Iowa Institute for Biomedical Imaging

The Iowa Institute for Biomedical Imaging (IIBI) was formed in 2007 as an acknowledgment of a long history of interdisciplinary collaboration at the University of Iowa. The formation of the multidisciplinary institute reflects a strong institutional support to biomedical imaging and image analysis as well as to translational medical research. The IIBI brings together more than 60 faculty members (out of which over 45 hold faculty positions in the Carver College of Medicine, 15 hold faculty positions in the College of Engineering with a primary expertise in biomedical image analysis) and over 60 graduate students and postdoctoral fellows. The mission of IIBI is to foster efficient and cooperative multidisciplinary and cross-college research and discovery in biomedical imaging, and to improve training and education within the broader community at the University of Iowa. The Institute is finding its new home in two stories of a 100,000 sq.ft. University of Iowa Pappajohn Bioengineering Discovery Building that will be completed in June of 2014 – the floor plan and photographs are provided below. The IIBI space in this new building (30,897 sq.ft.) are devoted to human, large, and small animal imaging, image analysis, computational support, visualization, and biostatistical support. The IIBI space in the new building will become a new integrated home for a large number of image analysis projects that are currently ongoing at the University of Iowa and will therefore further enhance close interaction within the University of Iowa biomedical imaging community.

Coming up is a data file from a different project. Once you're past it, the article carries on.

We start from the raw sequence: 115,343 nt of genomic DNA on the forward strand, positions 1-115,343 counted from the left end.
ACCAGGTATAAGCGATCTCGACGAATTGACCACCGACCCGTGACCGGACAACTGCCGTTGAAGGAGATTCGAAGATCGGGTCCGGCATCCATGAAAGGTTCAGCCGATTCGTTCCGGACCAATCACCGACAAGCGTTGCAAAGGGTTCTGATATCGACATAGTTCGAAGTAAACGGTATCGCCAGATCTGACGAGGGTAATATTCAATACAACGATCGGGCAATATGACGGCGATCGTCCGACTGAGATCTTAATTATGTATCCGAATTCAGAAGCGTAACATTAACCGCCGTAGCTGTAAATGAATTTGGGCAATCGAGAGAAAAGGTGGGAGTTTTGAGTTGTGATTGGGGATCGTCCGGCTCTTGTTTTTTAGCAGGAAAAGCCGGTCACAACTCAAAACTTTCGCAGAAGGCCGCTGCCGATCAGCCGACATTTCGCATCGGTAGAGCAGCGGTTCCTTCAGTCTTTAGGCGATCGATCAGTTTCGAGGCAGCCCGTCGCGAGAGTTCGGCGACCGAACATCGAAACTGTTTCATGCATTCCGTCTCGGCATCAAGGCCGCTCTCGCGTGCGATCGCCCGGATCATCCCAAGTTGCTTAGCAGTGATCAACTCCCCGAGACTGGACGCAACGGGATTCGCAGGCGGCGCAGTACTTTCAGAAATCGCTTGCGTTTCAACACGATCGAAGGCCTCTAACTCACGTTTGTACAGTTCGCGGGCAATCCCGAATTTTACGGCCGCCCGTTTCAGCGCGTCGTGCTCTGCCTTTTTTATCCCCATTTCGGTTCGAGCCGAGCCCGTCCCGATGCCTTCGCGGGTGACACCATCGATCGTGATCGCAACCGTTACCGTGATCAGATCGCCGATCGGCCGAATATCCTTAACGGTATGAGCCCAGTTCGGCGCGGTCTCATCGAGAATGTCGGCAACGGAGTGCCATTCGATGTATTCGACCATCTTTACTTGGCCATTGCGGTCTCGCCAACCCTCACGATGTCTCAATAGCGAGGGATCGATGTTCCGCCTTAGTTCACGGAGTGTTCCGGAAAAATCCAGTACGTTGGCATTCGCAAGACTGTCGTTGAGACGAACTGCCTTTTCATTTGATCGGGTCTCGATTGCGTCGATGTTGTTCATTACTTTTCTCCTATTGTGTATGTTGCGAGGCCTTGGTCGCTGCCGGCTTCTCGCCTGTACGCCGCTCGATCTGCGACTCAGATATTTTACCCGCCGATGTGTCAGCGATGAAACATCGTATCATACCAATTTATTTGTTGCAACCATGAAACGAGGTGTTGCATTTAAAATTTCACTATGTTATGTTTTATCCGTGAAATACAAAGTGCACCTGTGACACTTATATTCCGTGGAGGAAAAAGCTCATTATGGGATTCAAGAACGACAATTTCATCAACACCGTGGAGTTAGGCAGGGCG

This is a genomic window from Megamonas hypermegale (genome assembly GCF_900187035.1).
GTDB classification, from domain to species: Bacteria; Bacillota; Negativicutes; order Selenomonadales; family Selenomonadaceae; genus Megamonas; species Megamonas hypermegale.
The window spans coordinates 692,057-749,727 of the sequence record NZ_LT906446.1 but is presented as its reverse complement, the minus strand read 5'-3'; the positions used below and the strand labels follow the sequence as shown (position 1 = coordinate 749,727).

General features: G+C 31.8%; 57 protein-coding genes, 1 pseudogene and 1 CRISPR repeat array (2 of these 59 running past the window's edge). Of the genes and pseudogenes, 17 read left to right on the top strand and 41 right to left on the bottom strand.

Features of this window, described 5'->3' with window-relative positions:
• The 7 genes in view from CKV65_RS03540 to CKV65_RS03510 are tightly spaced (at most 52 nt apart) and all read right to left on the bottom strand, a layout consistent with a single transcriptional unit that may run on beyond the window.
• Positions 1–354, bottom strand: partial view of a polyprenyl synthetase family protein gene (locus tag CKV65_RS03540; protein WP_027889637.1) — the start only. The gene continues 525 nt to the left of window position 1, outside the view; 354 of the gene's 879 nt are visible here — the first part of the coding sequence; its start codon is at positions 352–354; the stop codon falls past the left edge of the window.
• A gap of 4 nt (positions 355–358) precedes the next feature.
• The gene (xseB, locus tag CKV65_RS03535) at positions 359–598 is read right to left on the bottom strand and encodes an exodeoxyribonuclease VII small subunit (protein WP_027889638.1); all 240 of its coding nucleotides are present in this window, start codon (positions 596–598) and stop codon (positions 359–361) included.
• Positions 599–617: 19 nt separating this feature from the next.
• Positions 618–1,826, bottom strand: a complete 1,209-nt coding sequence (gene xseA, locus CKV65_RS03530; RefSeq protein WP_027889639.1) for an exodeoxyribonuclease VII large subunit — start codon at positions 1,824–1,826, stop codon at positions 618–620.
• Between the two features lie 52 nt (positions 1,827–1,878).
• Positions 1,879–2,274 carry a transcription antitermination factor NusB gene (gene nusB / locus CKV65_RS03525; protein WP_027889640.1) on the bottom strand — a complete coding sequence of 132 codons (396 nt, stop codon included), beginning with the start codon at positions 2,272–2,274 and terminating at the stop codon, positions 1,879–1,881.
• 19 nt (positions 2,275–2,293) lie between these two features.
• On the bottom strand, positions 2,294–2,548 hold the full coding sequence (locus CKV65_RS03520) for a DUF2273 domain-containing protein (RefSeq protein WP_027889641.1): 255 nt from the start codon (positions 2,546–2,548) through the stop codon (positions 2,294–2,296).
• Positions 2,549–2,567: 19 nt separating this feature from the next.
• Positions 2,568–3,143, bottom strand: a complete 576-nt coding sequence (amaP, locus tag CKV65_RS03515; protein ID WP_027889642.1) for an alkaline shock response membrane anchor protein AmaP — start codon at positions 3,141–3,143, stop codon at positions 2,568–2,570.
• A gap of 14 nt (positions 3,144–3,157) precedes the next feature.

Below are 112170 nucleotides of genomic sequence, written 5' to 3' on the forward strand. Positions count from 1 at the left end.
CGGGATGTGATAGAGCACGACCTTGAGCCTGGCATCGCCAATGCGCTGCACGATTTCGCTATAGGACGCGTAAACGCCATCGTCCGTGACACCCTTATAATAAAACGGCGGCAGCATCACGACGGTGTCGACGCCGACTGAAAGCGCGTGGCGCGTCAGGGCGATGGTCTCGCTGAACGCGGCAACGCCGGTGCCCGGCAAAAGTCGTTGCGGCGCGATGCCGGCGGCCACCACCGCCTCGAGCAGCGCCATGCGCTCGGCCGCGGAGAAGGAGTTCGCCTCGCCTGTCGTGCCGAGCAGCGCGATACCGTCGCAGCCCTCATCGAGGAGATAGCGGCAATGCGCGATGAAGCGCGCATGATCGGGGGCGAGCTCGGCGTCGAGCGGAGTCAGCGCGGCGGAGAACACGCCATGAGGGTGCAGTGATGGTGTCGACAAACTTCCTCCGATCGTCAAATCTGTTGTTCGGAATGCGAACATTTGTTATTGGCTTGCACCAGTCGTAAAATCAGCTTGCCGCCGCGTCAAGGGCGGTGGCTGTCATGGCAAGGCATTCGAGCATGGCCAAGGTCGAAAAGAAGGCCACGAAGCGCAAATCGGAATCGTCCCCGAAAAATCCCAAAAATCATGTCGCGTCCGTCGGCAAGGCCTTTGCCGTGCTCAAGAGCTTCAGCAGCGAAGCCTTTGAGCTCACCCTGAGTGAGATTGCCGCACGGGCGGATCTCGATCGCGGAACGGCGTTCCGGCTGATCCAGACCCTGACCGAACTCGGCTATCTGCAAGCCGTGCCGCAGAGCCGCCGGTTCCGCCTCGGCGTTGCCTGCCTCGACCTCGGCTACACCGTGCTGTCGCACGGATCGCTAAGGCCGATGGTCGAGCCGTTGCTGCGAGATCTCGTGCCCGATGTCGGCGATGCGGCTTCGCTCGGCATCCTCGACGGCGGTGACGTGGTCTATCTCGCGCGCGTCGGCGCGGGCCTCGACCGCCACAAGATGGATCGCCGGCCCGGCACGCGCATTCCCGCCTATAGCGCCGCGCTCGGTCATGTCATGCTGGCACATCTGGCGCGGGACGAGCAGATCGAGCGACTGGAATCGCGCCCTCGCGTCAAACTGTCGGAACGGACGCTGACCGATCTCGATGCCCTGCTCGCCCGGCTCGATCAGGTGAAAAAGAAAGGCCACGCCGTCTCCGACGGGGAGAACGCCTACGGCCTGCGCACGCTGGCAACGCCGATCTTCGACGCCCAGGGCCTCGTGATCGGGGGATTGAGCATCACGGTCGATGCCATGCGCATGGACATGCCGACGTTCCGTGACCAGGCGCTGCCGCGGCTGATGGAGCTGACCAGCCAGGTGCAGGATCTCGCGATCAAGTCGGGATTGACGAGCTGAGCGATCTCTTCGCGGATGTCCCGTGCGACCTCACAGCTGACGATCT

The opening of the new facility, which is 100% devoted to research while located in an immediate proximity to the University of Iowa Hospitals and Clinics, represents a new chapter in IIBI’s existence and adds 30,897 sq.ft. of new imaging research space to IIBI, for a total of over 37,000 sq.ft. dedicated to small and large animal, and human imaging. The new facility brings together small animal housing; 1 floor of small animal imaging with 10 scanner rooms, behavioral rooms, as well as research staff office space; and another floor devoted to human and large animal imaging and translational medicine research with 4 large scanner bays, cardiovascular imaging suite, LINAC radiation delivery bay, virtual/augmented reality visualization suite, subject preparation rooms, meeting rooms and student/postdoc office cubicles. Research faculty/staff offices (2,627 sq.ft.) are adjacent.